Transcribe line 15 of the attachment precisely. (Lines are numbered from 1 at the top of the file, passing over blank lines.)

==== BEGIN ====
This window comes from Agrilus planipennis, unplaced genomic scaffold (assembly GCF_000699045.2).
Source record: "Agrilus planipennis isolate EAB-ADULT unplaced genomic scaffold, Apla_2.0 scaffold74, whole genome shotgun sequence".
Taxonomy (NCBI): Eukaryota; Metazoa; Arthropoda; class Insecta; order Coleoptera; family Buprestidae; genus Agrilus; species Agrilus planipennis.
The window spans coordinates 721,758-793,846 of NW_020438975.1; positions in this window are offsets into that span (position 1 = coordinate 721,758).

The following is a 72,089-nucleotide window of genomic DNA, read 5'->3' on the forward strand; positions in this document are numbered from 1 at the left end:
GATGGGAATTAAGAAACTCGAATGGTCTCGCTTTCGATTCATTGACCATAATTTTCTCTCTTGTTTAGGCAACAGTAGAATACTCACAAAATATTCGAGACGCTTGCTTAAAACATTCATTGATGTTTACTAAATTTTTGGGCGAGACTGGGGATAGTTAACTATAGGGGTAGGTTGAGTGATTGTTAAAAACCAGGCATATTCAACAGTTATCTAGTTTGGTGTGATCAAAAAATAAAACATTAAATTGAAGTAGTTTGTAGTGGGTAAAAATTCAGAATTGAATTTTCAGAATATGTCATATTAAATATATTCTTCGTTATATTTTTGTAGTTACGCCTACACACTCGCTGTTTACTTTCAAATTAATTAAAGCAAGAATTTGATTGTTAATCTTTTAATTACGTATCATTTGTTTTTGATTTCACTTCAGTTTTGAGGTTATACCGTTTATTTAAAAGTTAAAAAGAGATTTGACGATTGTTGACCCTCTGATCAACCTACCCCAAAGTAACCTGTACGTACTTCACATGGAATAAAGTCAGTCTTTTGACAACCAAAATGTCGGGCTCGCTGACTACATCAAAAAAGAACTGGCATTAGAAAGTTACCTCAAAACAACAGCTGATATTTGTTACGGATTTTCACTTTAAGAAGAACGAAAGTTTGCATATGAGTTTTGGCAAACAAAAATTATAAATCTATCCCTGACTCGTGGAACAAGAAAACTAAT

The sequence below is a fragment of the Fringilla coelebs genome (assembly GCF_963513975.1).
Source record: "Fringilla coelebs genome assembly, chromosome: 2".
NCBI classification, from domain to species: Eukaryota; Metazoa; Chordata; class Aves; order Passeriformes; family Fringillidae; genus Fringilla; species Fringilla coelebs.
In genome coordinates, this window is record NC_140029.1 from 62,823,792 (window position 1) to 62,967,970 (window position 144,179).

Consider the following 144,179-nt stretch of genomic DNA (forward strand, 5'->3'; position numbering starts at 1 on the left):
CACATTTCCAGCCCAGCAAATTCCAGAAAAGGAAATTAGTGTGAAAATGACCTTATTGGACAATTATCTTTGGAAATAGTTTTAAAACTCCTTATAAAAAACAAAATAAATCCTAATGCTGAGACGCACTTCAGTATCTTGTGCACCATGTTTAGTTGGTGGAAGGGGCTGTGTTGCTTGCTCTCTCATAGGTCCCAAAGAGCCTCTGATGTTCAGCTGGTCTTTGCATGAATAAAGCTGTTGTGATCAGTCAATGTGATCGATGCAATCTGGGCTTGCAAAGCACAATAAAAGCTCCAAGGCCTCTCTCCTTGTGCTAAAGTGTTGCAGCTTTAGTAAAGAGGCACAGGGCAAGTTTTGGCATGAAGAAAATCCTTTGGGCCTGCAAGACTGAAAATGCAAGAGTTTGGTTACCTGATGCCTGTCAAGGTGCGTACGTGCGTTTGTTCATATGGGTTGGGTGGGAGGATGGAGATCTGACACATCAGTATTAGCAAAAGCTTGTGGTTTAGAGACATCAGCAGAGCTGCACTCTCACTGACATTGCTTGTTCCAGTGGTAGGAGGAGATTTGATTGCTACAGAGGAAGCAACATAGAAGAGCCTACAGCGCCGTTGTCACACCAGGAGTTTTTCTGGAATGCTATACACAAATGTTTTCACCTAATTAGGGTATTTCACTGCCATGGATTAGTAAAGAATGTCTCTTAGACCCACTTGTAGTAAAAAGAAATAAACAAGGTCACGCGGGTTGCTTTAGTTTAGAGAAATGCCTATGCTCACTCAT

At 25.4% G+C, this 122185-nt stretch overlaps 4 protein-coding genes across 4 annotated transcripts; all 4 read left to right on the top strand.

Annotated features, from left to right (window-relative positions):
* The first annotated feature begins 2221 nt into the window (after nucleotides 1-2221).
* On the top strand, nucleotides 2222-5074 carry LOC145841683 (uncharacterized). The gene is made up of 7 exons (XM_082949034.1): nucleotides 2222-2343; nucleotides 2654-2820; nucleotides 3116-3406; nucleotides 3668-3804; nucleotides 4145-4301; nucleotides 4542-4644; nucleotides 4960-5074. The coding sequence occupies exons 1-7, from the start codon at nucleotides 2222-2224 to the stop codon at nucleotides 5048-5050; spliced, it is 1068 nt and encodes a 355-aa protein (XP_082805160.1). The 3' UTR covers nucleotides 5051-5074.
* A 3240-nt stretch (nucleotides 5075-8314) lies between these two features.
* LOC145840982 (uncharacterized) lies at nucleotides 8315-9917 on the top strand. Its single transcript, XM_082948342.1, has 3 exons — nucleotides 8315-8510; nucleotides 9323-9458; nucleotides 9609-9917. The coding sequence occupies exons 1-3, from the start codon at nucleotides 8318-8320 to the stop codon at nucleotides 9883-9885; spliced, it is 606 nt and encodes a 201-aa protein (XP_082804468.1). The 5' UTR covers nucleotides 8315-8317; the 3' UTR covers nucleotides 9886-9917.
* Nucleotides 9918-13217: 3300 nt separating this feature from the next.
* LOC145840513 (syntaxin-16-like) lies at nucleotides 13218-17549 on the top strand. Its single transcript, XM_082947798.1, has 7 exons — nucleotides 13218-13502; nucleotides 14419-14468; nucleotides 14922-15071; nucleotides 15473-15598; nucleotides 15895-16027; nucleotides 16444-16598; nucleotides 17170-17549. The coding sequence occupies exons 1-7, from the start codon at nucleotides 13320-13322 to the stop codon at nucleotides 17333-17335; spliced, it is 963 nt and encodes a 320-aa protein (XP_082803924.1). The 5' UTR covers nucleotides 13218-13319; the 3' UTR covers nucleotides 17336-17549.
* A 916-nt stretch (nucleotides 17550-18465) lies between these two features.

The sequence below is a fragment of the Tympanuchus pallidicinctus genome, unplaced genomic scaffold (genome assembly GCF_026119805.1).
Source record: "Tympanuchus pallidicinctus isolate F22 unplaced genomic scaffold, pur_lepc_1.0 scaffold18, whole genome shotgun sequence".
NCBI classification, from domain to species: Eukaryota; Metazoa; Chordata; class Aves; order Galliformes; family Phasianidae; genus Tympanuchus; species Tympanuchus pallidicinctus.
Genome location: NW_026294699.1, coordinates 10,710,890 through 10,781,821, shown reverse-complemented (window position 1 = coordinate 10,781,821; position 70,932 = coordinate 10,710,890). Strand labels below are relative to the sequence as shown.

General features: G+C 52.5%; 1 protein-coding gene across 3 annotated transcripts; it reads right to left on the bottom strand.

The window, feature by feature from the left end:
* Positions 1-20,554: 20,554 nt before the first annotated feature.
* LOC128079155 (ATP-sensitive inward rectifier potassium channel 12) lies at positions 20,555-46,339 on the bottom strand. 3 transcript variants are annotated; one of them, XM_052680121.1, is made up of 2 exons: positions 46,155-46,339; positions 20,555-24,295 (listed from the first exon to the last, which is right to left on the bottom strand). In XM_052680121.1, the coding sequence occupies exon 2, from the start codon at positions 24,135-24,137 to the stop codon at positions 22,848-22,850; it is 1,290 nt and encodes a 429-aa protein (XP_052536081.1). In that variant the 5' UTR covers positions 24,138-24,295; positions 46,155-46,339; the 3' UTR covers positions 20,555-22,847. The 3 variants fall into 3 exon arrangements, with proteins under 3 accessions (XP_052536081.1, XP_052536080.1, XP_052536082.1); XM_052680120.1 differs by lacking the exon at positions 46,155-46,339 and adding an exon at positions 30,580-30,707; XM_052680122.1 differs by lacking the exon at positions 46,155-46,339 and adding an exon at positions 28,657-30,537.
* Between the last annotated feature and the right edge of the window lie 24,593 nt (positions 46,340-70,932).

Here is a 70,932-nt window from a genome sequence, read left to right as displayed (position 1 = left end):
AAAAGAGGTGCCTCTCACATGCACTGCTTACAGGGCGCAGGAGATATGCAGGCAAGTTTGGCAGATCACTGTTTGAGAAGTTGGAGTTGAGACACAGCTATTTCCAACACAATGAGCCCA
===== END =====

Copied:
* The first annotated feature begins 2221 nt into the window (after nucleotides 1-2221).